Depression: A Global Crisis
Today is the 20th anniversary of mental health day. Twenty years back Richard Hunter thought of telling the world that there is no health without mental health and he proclaimed 10th October as me...
Today is the 20th anniversary of mental health day. Twenty years back Richard Hunter thought of telling the world that there is no health without mental health and he proclaimed 10th October as mental health day to focus the world attention on improved care for mental health issues. The world woke up to the reality of mental health and 10th October became the regular affair world over to recognize and register the epidemic of mental health problems. Mental disorders have a substantial impact, globally accounting for 12% of all disability adjusted life years (DALYs), and 31% of all years lived with a disability (WHO 2001). In Europe alone, they account for 20% of all disability adjusted life years, and 43% of all years lived with a disability. Globally, they include 3 of the top 20 causes of disease burden in the general population, (unipolar depressive disorders, self-inflicted injuries and alcohol use disorders), and 6 of the top 20 in the 15-44 age group (additionally schizophrenia, bipolar depressive disorder and panic disorder).
Furthermore the incidence of age related cognitive disorders in the next two decades is expected to increase markedly, and the proportion of DALYs attributed to mental health disorders are expected to increase to 15% by 2020. Poor mental health also has a significant impact on other aspects of health. The level of co-morbidities and (non-suicide related) mortality in people with mental illness has been observed to be significantly higher than those in the general population.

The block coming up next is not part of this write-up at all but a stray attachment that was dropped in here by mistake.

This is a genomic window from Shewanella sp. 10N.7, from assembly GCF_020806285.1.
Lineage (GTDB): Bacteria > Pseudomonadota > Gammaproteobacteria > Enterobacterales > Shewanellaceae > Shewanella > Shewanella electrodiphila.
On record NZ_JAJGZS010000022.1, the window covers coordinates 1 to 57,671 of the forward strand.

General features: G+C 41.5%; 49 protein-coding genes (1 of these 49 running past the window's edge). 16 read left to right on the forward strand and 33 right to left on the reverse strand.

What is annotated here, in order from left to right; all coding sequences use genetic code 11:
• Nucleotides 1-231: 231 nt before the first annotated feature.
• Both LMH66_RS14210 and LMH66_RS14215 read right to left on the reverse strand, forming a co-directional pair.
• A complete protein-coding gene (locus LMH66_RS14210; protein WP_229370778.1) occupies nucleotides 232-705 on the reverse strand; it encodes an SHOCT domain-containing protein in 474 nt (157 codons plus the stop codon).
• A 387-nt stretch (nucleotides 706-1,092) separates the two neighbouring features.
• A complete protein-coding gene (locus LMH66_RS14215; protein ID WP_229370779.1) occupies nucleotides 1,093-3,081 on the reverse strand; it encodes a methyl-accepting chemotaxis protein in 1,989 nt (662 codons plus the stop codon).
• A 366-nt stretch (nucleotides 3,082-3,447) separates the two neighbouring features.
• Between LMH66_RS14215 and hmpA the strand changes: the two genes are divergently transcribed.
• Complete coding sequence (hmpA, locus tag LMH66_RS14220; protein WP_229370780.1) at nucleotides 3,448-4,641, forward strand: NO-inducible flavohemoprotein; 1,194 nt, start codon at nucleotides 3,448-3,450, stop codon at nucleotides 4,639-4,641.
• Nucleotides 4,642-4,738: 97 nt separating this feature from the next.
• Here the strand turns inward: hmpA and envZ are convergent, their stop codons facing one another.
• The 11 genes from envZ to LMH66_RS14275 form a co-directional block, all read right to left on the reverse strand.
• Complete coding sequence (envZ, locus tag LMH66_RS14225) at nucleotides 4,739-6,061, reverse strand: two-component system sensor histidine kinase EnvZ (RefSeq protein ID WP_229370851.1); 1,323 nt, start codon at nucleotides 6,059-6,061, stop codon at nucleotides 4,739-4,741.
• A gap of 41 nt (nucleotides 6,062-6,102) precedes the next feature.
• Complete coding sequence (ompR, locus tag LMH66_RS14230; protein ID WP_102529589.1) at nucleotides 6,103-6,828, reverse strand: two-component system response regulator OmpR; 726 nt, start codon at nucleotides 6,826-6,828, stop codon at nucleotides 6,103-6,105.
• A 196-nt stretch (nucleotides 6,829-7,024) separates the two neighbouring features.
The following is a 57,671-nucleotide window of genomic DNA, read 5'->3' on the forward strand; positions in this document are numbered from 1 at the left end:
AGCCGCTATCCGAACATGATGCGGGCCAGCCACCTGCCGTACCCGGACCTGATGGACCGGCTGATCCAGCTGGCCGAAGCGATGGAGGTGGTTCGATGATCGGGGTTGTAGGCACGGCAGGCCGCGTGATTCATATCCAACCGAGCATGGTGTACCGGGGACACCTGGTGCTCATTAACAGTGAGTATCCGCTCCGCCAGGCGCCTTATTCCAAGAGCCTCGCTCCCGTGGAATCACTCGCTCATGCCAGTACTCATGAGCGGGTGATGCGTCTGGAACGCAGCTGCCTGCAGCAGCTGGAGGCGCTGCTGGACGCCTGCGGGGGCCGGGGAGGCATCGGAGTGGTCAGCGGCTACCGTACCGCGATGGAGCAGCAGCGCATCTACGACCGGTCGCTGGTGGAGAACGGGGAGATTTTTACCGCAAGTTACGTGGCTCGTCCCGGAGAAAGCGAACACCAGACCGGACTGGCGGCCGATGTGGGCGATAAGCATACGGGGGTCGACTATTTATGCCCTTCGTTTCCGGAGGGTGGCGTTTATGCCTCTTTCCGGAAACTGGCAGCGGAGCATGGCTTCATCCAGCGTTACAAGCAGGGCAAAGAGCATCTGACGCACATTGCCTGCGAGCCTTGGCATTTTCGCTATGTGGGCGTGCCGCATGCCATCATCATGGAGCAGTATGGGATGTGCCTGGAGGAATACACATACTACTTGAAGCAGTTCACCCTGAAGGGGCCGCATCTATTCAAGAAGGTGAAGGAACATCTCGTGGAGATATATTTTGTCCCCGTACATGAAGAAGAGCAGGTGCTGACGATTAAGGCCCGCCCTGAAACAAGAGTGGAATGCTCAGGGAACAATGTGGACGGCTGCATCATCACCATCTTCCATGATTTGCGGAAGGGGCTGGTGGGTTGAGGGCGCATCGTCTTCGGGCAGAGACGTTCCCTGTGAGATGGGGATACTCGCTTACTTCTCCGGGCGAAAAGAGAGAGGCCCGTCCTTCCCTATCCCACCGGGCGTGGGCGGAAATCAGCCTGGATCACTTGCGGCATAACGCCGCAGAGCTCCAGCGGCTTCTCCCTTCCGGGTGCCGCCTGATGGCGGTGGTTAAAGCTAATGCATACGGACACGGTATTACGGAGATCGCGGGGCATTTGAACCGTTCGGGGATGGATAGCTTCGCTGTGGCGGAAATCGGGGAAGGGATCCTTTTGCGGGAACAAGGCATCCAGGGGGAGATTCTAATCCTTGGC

In addition to the burden on overall individual health, mental health disorders generate substantial costs not only to health and social care services but also in many other sectors of the economy, including notably criminal justice. The social impact is also profound. The stigmatization and social exclusion of those with mental health disorders, can affect all aspects of an individual's life limiting their access to employment and housing, hampering social relationships and reducing self-esteem. Family relationships may suffer; relatives may have little choice but to provide substantial amounts of informal care, much of which is not valued in economic burden studies.
Mental disorders that occur in childhood can also have a significant impact on educational attainment, depression has been shown to be correlated with poor school grades. Those with untreated common childhood mental disorders may experience higher rates of unemployment, poorer relationships, and greater contact with the criminal justice system in adult life.